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Jonathan Bloom on our American Wasteland

2 June 2011 1,874 views 7 Comments

Today I had lunch at Lamberts with Jonathan Bloom, my favorite kind of Austin visitor. In town for the International Association of Culinary Professionals Conference (IACP) Conference, he’s a food nerd and isn’t squeamish about sharing with someone he’s never met before.

Jonathan is the brother of a former colleague of mine, blogger at Wasted Food, and author of the book American Wasteland. According to his blog, he “writes about why we waste food, why it matters and what we can do about it.”

Bloom will be participating in the IACP Culinary Book Fair tomorrow (Friday) from 1:30 – 3:30 p.m. and tickets are available to the public for $10 in advance and $15 at the door. UPDATE (6/3): Last night, American Wasteland tied for best food matters related book at the IACP awards banquet. Congratulations, Jonathan!

We ordered the hangar steak sandwich with a side of waffle fries.

Hangar Steak Sandwich and Fries

And the two meat plate (brisket and sausage) with collard greens and sausage. When the dishes came out, I was glad that we had ordered two entrees — instead of just one to share like I had suggested — because the servings at Lamberts are actually reasonable for one person.

When Adam and I go out to eat, we often try to share one entree and maybe an appetizer to cut down on waste and over-eating. While we dined, I asked Jonathan to give me some tips that I could share with you guys on how we can all waste less food.

Two Meat Plate wtih sides

Before I start, you should know that according to many estimates, a quarter to half of all food produced in the U.S. goes uneaten — left in fields, spoiled in transport, thrown out at the grocery store, scraped into the garbage or forgotten until it spoils.

And here’s some simple ways you can be part of this gigantic landfill of a problem’s solution. Jonathan’s been working on an acronym to help folks easily remember how they can avoid waste:

S hop smarter
P ortion control
O rganize your fridge/pantry/freezer
I gnore expiration dates
L ove your leftovers

And here’s Jonathan showing off the 1/2 sandwich I brought back to the office and ate tonight for dinner. Proud to say I showed those leftovers some lovin’.

Jonathan Bloom with To Go Half Sandwich

Jonathan talked with me about how to change behaviors and avoid waste by following the SPOIL acronym.

  • Shop smarter: Don’t buy too much food. You can do this by shopping more frequently, only buying what you need for the next day or two. Another option is to plan meals in advance and make a detailed shopping list.
  • Portion control: Don’t serve guests so much that they end up throwing a lot of food away (this applies to restaurants and home entertaining). This also has the side benefit of helping people avoid overeating. The best way for portion controlling to work is to make it physically and culturally easy to have seconds if desired.
  • Organize your fridge/pantry/freezer: Position older food in front of the newer food items. When older food gets pushed to the back of the fridge, it can get lost and go bad. Consider making one shelf the designated “use it up shelf.”
  • Ignore expiration dates: Trust your senses of smell and taste to know when an item is going bad. Jonathan says that most expiration dates can’t be trusted, and are often too conservative. He joked that even bottled water sometimes comes with an expiration date!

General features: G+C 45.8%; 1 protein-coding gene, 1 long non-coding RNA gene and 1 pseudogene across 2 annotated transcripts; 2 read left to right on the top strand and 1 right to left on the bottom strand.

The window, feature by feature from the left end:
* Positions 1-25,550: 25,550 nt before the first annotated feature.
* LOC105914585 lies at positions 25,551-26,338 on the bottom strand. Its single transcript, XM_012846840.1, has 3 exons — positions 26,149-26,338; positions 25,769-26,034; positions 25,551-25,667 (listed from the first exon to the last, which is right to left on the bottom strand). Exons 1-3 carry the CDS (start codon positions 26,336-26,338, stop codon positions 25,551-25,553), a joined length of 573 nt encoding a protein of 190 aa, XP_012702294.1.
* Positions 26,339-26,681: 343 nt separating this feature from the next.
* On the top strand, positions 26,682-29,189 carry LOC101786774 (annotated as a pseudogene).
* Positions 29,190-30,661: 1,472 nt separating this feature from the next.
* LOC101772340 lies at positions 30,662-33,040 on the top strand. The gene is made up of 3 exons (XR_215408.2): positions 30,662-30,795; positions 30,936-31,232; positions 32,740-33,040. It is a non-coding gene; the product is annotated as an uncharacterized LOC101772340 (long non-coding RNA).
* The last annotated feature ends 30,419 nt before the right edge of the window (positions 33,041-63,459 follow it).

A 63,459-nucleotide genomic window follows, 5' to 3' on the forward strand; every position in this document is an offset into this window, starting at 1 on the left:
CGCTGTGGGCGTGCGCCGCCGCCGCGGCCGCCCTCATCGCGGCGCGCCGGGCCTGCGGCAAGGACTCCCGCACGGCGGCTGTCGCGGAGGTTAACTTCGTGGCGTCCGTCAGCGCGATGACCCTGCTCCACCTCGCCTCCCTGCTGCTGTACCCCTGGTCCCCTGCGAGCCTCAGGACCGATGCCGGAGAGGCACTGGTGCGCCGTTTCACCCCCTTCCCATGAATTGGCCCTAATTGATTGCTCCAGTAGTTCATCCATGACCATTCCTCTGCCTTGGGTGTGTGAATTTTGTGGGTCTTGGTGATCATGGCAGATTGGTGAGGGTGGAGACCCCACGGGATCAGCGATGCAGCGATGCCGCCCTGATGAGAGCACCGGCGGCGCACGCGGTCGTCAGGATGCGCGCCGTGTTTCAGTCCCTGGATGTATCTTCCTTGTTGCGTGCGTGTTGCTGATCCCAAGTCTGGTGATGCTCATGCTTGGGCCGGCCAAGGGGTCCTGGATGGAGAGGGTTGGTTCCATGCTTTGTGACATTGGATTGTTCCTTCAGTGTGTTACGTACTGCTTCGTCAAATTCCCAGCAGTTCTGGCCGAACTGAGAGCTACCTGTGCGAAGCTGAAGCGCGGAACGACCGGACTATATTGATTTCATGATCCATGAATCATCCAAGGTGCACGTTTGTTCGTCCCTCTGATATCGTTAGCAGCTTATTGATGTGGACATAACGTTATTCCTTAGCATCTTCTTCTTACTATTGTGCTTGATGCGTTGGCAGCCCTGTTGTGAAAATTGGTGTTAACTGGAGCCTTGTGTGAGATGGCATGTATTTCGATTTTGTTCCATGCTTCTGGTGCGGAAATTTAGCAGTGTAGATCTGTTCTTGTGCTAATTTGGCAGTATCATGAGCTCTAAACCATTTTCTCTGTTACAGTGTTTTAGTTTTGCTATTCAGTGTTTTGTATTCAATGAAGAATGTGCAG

• Love your leftovers: Save and eat your leftovers. Leftovers can be a time, money and calorie saver. You can also be creative and use leftovers in a new way for a different meal. For example, extra boiled potatoes can be used in a soup. You can also prepare foods with leftovers in mind — have guests dress their own servings of salad, don’t put mayo on the 1/2 of the sandwich you think you might take home, etc.

How have you either experienced/contributed to food waste or avoided wasting food? I’d love to hear your stories and/or tips!

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  • Laura H.

    Thanks so much for this post! I love the advice and hope everyone posts this far and wide. For me, identifying my weak spots has helped a lot. (i.e., I love buying different kinds of cheese but I've realized I buy them faster than I can eat them all.) Sharing meals is a BIG plus, and my husband and I could both do better at that. It's a great way to eat/live. Thanks again for the post! XOXO

  • jodibart

    Next time you buy a lot of cheese, just go ahead and invite Adam and I over. We'll bring wine and/or ingredients for a lovely cocktail.

  • jodibart

    Next time you buy a lot of cheese, just go ahead and invite Adam and me over. We'll bring wine and/or ingredients for a lovely cocktail.

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  • Bgoldinbecker

    Thanks for the great tips.  Although the portion control and shop smart strategies are still a work in progress, I certainly do love my leftovers.  In my mind, almost any type of leftover can be recreated into a soup, salad, stir-fry, sandwich or frittata. Occasionally, these leftover concoctions turn out better than the original dish!

  • Bgoldinbecker

    Thanks for the great tips.  Although the portion control and shop smart strategies are still a work in progress, I certainly do love my leftovers.  In my mind, almost any type of leftover can be recreated into a soup, salad, stir-fry, sandwich or frittata. Occasionally, these leftover concoctions turn out better than the original dish!

  • Bgoldinbecker

    Thanks for the great tips.  Although the portion control and shop smart strategies are still a work in progress, I certainly do love my leftovers.  In my mind, almost any type of leftover can be recreated into a soup, salad, stir-fry, sandwich or frittata. Occasionally, these leftover concoctions turn out better than the original dish!